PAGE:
Exchange 2010 & Windows Server 2008 Version Comparison

Posted on 2011-02-26
Medium Priority
Last Modified: 2012-06-27

Dear Experts,

I am planning on updating my Server Room.

I have 25 users in a single Domain with 2 Servers Running.

Server 1: will be the Primary Domain Controller with Windows Server 2008 and Exchange 2010
Server 2: will be the Secondary Domain Controller with Windows Server 2008

Some Features of Exchange 2010 are: Backup, Voice Mail, Archiving etc.(Q2)
In standard edition you have up to 5 databases of 16TB.(Q3)

Q1: Which version of Windows 2008 is suggested for Server 1, Server 2 and Why?(Kindly advice using version comparison)

Q2: Which features are included only in Enterprise version of Exchange? (a small explanation of them would be appreciated)

Q3: What is included on each database of Microsoft Exchange 2010 (mailboxes, voicemails, public folders and Achieved mails or part of them?)

Q4: What is DAG - Database Availability Group in simple words?

Q5: For using the Exchange Archiving option do I need Outlook 2010 or Office 2010 Pro for each client? Will it work with Outlook 2007 version?

Q6:  Do I have the ability to use Exchange 2010 Standard with Enterprise CALS? If so, how will i be benefited instead of using the Standard CALS?


p.s. I know that I have asked many questions but let’s make this post a feature reference for every user of the community ;-)
Question by:mamelas
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Assisted Solution

by:Glen Knight
Glen Knight earned 1200 total points
ID: 34987530
A1, You should be using Windows 2008 R2, and I would suggest the enterprise edition.  Mainly because if in the future you want to use Database Availability Groups (DAG's) in Exchange then you can without issues.

A2, The only difference is enterprise supports upto 100 databases.

A3, This question doesn't really make sense, the mailbox database holds emails, if voicemail or UM is enabled then they will also be stored in the mailbox database.  With Service Pack 1 we have the ability to put the archive mailbox in a different database.  Public folders are a completely different database.

A4,  DAG is Database Availbility Group, basically a copy of a database mounted on multiple mailbox servers.

A5, There is an update to allow archiving to work with Outlook 2007, see here: http://demazter.wordpress.com/2010/12/22/outlook-2007-now-supports-personal-archive-with-exchange-2010-sp1/

A6, Yes you can, the difference Is the enterprise CAL provides the functionality access, for example Archiving requires an Enterprise CAL, see here for the feature difference: http://blog.chrislehr.com/2009/12/exchange-2010-enterprise-client-access.htm

Assisted Solution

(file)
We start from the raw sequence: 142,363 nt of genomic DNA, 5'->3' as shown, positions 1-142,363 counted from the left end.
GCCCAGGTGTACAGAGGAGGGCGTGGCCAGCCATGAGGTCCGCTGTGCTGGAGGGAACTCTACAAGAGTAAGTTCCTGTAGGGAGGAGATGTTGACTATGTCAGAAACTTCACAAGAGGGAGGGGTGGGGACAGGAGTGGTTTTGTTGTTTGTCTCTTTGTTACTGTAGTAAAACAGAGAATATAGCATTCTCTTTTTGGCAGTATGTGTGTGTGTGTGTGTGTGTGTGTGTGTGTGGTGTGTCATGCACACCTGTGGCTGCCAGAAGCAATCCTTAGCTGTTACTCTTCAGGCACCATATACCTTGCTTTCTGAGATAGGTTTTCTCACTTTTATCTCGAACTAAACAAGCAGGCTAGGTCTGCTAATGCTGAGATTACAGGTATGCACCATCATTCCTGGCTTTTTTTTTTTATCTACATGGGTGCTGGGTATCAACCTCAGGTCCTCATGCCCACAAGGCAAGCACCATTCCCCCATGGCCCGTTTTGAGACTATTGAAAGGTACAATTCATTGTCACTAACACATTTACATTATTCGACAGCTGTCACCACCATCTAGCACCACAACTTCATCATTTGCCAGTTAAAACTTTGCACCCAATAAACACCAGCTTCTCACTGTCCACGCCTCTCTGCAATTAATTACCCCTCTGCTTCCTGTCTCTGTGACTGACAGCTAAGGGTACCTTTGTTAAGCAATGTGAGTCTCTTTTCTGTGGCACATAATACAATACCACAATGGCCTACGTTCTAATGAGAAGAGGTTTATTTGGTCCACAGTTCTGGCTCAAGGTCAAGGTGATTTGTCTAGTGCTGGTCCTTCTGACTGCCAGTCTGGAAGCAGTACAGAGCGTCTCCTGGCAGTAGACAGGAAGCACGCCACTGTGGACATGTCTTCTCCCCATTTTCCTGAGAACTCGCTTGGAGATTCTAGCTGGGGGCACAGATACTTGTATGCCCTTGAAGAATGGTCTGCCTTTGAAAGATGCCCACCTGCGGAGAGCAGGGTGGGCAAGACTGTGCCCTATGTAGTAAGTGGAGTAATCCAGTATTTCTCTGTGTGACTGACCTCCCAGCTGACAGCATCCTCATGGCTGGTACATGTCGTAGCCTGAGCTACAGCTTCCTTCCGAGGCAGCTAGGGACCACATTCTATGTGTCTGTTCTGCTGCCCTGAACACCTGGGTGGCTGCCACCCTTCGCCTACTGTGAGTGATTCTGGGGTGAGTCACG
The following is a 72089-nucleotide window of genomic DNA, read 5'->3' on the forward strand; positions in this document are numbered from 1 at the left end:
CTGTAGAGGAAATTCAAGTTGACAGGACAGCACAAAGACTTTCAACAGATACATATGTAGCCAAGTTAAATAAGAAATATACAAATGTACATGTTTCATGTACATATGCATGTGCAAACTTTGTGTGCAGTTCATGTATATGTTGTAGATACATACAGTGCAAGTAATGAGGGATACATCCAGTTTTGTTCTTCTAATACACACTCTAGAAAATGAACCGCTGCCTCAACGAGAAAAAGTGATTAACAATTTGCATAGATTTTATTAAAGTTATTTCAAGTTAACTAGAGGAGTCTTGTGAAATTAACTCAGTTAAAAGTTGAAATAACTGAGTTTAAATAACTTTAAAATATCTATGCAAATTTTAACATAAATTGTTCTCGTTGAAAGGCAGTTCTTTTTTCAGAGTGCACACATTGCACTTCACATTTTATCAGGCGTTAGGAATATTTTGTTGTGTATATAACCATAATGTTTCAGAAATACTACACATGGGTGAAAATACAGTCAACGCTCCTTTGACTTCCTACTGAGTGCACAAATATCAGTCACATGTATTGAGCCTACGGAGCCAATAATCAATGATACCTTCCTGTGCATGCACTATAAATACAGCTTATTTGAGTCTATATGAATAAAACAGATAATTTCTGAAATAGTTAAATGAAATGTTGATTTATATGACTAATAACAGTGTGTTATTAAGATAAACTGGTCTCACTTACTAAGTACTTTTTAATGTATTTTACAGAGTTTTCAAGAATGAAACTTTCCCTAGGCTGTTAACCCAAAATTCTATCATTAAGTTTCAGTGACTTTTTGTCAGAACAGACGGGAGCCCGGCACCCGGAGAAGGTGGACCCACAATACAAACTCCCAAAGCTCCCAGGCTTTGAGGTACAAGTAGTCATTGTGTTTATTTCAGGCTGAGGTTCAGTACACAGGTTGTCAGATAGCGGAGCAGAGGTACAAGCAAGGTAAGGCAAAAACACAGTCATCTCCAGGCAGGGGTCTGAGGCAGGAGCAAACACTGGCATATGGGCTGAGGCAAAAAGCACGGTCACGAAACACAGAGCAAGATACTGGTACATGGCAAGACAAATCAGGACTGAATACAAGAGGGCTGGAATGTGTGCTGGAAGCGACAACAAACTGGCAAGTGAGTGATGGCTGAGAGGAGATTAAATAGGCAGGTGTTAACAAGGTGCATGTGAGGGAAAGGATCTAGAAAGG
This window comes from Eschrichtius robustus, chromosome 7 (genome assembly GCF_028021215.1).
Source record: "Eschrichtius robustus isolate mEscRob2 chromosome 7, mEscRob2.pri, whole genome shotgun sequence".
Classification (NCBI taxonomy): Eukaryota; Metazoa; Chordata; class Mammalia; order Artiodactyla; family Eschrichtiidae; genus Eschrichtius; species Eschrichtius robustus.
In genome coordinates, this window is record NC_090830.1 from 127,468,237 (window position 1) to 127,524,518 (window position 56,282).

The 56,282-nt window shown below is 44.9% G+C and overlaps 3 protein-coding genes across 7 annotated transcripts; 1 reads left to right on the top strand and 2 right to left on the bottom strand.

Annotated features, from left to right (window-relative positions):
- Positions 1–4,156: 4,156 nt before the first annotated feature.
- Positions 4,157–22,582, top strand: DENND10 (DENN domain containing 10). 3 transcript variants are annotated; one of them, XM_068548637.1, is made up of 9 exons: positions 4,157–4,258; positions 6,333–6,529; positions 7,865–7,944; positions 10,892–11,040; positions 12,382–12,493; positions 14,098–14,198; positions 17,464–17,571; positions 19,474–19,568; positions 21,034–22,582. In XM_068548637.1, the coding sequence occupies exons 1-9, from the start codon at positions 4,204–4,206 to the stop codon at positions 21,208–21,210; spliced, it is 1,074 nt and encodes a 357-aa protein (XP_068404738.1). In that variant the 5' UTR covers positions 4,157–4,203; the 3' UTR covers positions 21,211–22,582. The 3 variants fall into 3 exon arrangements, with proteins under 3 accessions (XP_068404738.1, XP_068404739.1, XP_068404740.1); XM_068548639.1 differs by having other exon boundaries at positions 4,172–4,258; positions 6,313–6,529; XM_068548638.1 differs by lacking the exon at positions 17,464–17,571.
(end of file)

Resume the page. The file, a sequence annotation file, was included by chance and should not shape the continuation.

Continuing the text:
by:Praveen Balan
Praveen Balan earned 800 total points
ID: 34988407
Hi Mate,

few additions.

Answer for Q1:
You may use 2008 Std or Ent edition with SP2(all 64 version, since exchange 2010 is 64 bit) instead of R2 version. Refer the below installation help article.

Answer to Q2: I would agree with the detailed in previous comment.

Answer to Q3:
This is simple, mailbox data(whatever available) is in Database file(EDB file).

Answer to Q4:
DAG, read the article below.. you will understand what is it..

Answer to Q5:
You dont really need to, the details are mentioned in previous post. However, the outlook 2007 had encountered some issue during the December patch update. MS has released fix for it.

Answer to Q6:
Read this - http://blogs.technet.com/b/uspartner_ts2team/archive/2010/07/02/exchange-2010-standard-vs-enterprise.aspx


Author Comment

ID: 34991313

Hi there,

Still have some questions.

Regarding Q1 I have heard that if I need a Secondary Domain Controller then I should go only with Enterprise version of Windows.
In addition if i create a sub-Domain i still need the Enterprise version.
Is that true or not? (pls give a link if possible)

Regarding Q3, the Exchange 2010 Standard supports up to 5 databases and each database can hold 16TB of data. Let’s say that I have 25 mailboxes and 10 public folders. That data will be included on database 1. If I use the archiving option will this data included on the first database?
So the other 4 databases are to extend my data?

Regarding Q6, as far as I can understand if I want to purchase the Enterprise CALS then I need to purchase the same amount of Standard CALS. Is that Wright or Wrong?

LVL 74

Accepted Solution

Glen Knight earned 1200 total points
ID: 34991322
A1, no, you can have secondary domain controllers with any versions of Windows, it's not limited to Enterprise Edition.

The archive mailbox can either be stored in the mailbox store with the original mailbox (not really any benefit to doing this) or you create another store and use that for achieve mailboxes leaving you with 3 additional stores.

That is correct, you buy a Standard + Enterprise CAL for each user

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